When I first heard the phrase blending of the physical and digital I thought it was another buzzword to add to the bingo card. Digging deeper, I realized there is much more to it than that.
I’d been hearing the phrase around Microsoft for a while and during TechForum, an event Craig Mundie hosted here in Redmond back in February, the phrase was widely used. Then again it was spoken at TechFest a few weeks later. There’s a good reason for this – many of the demos on show at both events highlighted the blending of the physical and digital.
The Kinect sensor has been a key part of the shift, as with it we now have technology that can see, hear and to a degree understand (voice).
The ability to see in 3D enables so many new capabilities – you can layer digital objects into a physical world more seamlessly. As you combine that with enormous amounts of data we’re collecting about the physical world, we can start to build an accurate digital representation of the real world – for example, not just showing a bridge on a map but actually having technology recognize it as a bridge. What’s the benefit of that? On a very small scale, Beamatron demonstrates – a digital car can respond to a physical landscape in real-time.
Kinect Fusion is another example of the blending of physical and digital. We demonstrated this in the What’s Next booth at CES this year and showed it to Josh Topolsky during The Verge visit to Redmond last December. Kinect Fusion creates an interactive, real-time 3D model of the environment – in fact Beamatron uses this technology for the demo above. The real-time 3D model enables some pretty interesting scenarios – imagine scanning your house and importing that as a level for a game you play where characters react to walls and objects in a physically appropriate way. That’s the benefit of a 3D model over a set of 2D photographs. Or, perhaps my more prosaic example I’ve used here before, of scanning a new bookcase I’d like buy in a store and having that projected as a 3D model in to my own living room.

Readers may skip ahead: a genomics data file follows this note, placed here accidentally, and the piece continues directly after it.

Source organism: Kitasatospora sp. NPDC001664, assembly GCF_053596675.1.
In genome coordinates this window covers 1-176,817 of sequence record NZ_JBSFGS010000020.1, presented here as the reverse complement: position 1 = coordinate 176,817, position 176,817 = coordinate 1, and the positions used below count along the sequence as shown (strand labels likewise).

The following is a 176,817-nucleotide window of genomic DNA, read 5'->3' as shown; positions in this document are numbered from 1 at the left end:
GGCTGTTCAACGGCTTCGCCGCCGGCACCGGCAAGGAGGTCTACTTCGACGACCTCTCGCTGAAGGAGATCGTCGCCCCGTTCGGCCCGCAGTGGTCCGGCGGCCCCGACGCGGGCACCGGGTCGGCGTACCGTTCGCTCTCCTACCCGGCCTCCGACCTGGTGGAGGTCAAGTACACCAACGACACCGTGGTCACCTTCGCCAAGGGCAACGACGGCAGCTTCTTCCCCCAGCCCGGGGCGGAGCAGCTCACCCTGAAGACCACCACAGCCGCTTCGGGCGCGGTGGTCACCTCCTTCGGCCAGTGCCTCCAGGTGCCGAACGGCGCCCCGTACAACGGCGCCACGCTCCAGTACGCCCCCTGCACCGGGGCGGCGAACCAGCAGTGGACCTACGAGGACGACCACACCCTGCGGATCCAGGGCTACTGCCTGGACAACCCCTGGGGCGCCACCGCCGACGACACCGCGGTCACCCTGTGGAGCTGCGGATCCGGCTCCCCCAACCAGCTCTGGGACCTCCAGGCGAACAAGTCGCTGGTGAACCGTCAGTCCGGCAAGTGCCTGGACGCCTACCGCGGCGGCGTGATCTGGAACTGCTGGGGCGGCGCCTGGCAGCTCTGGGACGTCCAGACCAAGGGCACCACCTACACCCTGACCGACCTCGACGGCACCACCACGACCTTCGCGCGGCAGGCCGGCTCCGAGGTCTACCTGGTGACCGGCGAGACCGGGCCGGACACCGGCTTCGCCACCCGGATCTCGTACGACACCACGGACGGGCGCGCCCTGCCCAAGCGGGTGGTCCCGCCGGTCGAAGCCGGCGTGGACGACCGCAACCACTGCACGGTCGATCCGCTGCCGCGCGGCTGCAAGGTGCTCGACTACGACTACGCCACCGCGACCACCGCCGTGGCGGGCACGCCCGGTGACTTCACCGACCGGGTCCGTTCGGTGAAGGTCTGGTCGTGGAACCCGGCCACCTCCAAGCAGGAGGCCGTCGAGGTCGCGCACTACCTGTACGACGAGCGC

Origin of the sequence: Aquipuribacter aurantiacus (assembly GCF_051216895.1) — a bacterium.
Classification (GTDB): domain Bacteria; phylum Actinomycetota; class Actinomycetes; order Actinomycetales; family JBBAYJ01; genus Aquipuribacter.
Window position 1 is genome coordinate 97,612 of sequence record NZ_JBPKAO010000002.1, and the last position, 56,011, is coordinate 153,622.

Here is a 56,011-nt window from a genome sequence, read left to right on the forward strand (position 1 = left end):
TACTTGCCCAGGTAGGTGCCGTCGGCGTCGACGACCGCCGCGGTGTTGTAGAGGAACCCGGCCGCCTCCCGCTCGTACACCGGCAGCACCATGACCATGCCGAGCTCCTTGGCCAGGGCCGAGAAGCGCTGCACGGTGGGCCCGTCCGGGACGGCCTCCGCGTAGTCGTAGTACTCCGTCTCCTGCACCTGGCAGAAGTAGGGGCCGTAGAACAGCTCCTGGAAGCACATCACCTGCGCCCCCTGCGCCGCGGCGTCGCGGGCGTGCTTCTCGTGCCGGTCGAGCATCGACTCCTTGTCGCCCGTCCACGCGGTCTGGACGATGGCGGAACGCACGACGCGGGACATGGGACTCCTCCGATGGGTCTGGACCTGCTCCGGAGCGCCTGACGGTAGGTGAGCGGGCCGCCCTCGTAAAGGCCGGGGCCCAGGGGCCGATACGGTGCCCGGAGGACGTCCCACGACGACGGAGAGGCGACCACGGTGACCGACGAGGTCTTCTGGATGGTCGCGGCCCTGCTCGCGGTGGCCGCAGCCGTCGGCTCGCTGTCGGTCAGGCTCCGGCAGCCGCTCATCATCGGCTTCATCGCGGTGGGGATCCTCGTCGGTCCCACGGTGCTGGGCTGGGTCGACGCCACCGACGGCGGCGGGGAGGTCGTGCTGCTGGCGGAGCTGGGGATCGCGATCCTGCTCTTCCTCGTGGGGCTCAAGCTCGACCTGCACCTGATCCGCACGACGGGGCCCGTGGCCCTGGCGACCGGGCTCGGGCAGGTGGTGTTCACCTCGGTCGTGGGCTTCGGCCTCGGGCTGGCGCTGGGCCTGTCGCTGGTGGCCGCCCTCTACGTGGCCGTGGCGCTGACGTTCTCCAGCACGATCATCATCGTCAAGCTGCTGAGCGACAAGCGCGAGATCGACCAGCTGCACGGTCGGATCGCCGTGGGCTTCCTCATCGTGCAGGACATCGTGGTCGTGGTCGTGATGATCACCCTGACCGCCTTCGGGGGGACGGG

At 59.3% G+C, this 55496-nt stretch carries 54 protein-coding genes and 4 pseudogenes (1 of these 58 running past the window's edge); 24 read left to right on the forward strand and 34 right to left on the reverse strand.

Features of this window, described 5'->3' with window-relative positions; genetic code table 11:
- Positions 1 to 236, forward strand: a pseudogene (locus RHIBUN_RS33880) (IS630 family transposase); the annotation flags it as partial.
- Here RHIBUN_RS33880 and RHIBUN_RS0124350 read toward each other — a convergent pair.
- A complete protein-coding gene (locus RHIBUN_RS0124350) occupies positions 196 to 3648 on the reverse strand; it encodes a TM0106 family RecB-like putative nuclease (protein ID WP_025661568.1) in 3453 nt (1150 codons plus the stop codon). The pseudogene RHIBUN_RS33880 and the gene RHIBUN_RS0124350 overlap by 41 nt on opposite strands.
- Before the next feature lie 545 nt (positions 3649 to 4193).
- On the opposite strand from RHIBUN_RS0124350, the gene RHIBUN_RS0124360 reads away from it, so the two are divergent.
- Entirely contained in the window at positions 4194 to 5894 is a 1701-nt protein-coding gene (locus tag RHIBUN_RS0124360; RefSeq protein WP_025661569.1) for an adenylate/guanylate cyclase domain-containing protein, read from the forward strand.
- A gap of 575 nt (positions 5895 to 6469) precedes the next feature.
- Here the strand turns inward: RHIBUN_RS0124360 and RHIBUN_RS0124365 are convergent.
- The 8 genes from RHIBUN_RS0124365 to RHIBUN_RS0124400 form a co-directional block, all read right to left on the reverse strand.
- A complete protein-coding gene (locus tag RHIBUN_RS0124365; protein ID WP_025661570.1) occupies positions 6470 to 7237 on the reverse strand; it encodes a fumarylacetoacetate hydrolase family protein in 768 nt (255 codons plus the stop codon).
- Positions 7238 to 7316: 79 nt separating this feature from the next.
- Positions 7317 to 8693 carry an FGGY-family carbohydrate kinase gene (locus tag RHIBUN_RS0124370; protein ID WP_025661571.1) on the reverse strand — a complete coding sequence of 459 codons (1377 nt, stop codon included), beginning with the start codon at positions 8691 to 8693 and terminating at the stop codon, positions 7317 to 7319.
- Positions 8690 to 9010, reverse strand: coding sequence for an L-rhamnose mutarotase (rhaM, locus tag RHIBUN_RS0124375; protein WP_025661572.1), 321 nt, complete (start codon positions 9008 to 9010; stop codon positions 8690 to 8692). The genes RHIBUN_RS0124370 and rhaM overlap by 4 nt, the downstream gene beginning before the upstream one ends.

When you merge the digital and physical worlds, we get something completely new, something we are just beginning to understand and projects such as the Wearable Multitouch Projector and Illumishare help us to play around in that world, see what’s possible and see what’s useful. That’s one of the big benefits of Microsoft Research – that ability to look out over the horizon, unbounded by the need to turn a prototype in to a product the next week.
We are already seeing some products that demonstrate these capabilities as the Sesame Street demo from CES shows in this video:
I expect to be covering this topic a lot more here on Next – from the Microsoft perspective and looking at other novel applications such as those discussed in this PSFK piece on leaving digital messages in physical space.